The nomadic community, only a few hundred people strong, was squeezed onto 59 acres in 1961, despite having a traditional territory roughly 17,000 square kilometers large. Some houses on the reservation hold up to 18 people. The land-base is too small to accommodate new houses, and the diesel generators that currently power the community have hit maximum capacity.
The community is still waiting to be hooked up to the grid-another unfulfilled promised. Ironic-considering the millions of revenue dollars extracted from the area from the numerous hydroelectric dams.
Hydroelectricity is not the only resource extracted from the traditional territory. When logging and tourism are added to the equation, it is estimated annual revenues add up to roughly $100 million. The Algonquins of Barriere Lake do not see a cent of it. Over time a number of private companies and Crown corporations have increased the extraction of resources from the territory.
A history of protest and government repression
Over twenty years ago the unrestrained clear cut logging practices and sport hunting became too much for the community to quietly bear witness to. Protests, and later the blockading of logging roads, finally led to negotiations with the Canadian and Quebec governments.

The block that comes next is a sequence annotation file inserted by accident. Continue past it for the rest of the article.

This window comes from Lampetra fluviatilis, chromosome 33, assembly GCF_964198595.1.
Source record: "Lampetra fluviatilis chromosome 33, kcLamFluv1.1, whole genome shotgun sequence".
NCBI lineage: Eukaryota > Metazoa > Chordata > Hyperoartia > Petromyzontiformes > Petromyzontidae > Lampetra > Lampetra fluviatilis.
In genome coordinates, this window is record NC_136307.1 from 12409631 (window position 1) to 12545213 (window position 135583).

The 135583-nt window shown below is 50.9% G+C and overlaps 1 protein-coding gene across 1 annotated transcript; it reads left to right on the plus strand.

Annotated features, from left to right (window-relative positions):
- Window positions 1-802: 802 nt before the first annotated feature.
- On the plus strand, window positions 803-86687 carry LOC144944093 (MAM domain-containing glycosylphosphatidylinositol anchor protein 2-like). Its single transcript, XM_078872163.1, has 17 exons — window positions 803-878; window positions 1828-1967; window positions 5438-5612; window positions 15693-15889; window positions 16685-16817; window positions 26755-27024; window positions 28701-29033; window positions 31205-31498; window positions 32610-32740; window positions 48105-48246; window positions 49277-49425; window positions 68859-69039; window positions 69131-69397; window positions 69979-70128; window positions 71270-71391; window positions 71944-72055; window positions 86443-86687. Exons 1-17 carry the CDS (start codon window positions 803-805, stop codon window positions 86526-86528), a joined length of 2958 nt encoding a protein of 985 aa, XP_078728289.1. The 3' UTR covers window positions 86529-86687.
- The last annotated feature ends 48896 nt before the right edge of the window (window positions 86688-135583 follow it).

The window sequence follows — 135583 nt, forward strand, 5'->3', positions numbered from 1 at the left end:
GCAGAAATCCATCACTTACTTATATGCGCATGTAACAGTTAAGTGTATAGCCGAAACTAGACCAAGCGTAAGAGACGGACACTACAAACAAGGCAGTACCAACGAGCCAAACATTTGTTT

A landmark agreement
The outcome of those negotiations was the Trilateral Agreement; an agreement based on the United Nations Brundtland Commission, with conservation and sustainable development as the main pillars. The landmark agreement promised co-management of resources and revenue sharing in the traditional territory in order to protect the Algonquin way of life while co-existing with non-native land users.
Indian Affairs attempts to scrap Trilateral Agreement
The government had other plans.
Just before the Trilateral's implementation in 2001 Indian Affairs Minister Robert Nault pulled out, leaving the community with a large bill to pay for remaining research on traditional land use.
Cutting funds hasn't been the only method employed by the federal government in attempts to scrap the trilateral agreement. Since 1996, there have been three interventions in the community's leadership selection.